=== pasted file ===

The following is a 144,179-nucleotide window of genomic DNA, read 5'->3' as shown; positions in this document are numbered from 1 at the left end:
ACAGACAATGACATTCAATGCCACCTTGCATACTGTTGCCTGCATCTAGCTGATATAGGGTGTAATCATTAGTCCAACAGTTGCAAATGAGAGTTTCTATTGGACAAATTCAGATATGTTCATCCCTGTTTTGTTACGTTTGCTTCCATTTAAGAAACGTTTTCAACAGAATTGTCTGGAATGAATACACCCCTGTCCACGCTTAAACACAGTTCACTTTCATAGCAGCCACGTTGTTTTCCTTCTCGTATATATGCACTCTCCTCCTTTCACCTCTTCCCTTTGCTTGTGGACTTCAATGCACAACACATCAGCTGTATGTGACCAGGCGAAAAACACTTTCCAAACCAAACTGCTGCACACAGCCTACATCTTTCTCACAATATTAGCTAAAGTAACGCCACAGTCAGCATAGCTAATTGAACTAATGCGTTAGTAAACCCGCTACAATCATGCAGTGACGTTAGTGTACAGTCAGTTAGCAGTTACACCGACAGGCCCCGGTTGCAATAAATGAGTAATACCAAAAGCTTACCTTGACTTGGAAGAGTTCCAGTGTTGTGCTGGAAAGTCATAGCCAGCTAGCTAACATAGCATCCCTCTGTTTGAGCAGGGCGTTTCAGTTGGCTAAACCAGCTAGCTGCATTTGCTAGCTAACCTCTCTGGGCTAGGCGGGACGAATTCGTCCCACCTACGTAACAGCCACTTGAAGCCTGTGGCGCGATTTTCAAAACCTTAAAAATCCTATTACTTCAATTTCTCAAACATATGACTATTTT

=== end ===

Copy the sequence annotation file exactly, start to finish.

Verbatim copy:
The following is a 144,179-nucleotide window of genomic DNA, read 5'->3' as shown; positions in this document are numbered from 1 at the left end:
ACAGACAATGACATTCAATGCCACCTTGCATACTGTTGCCTGCATCTAGCTGATATAGGGTGTAATCATTAGTCCAACAGTTGCAAATGAGAGTTTCTATTGGACAAATTCAGATATGTTCATCCCTGTTTTGTTACGTTTGCTTCCATTTAAGAAACGTTTTCAACAGAATTGTCTGGAATGAATACACCCCTGTCCACGCTTAAACACAGTTCACTTTCATAGCAGCCACGTTGTTTTCCTTCTCGTATATATGCACTCTCCTCCTTTCACCTCTTCCCTTTGCTTGTGGACTTCAATGCACAACACATCAGCTGTATGTGACCAGGCGAAAAACACTTTCCAAACCAAACTGCTGCACACAGCCTACATCTTTCTCACAATATTAGCTAAAGTAACGCCACAGTCAGCATAGCTAATTGAACTAATGCGTTAGTAAACCCGCTACAATCATGCAGTGACGTTAGTGTACAGTCAGTTAGCAGTTACACCGACAGGCCCCGGTTGCAATAAATGAGTAATACCAAAAGCTTACCTTGACTTGGAAGAGTTCCAGTGTTGTGCTGGAAAGTCATAGCCAGCTAGCTAACATAGCATCCCTCTGTTTGAGCAGGGCGTTTCAGTTGGCTAAACCAGCTAGCTGCATTTGCTAGCTAACCTCTCTGGGCTAGGCGGGACGAATTCGTCCCACCTACGTAACAGCCACTTGAAGCCTGTGGCGCGATTTTCAAAACCTTAAAAATCCTATTACTTCAATTTCTCAAACATATGACTATTTT